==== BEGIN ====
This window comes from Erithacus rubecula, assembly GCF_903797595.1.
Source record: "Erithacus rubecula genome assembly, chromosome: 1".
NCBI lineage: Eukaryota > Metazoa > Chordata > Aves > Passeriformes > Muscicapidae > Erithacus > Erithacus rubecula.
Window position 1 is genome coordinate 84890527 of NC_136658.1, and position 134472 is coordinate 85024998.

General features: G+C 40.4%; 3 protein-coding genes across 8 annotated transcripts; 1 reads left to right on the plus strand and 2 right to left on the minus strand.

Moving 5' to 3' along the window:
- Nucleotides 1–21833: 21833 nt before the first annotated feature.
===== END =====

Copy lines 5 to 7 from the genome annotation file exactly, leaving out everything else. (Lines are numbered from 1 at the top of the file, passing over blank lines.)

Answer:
General features: G+C 40.4%; 3 protein-coding genes across 8 annotated transcripts; 1 reads left to right on the plus strand and 2 right to left on the minus strand.

Moving 5' to 3' along the window:
- Nucleotides 1–21833: 21833 nt before the first annotated feature.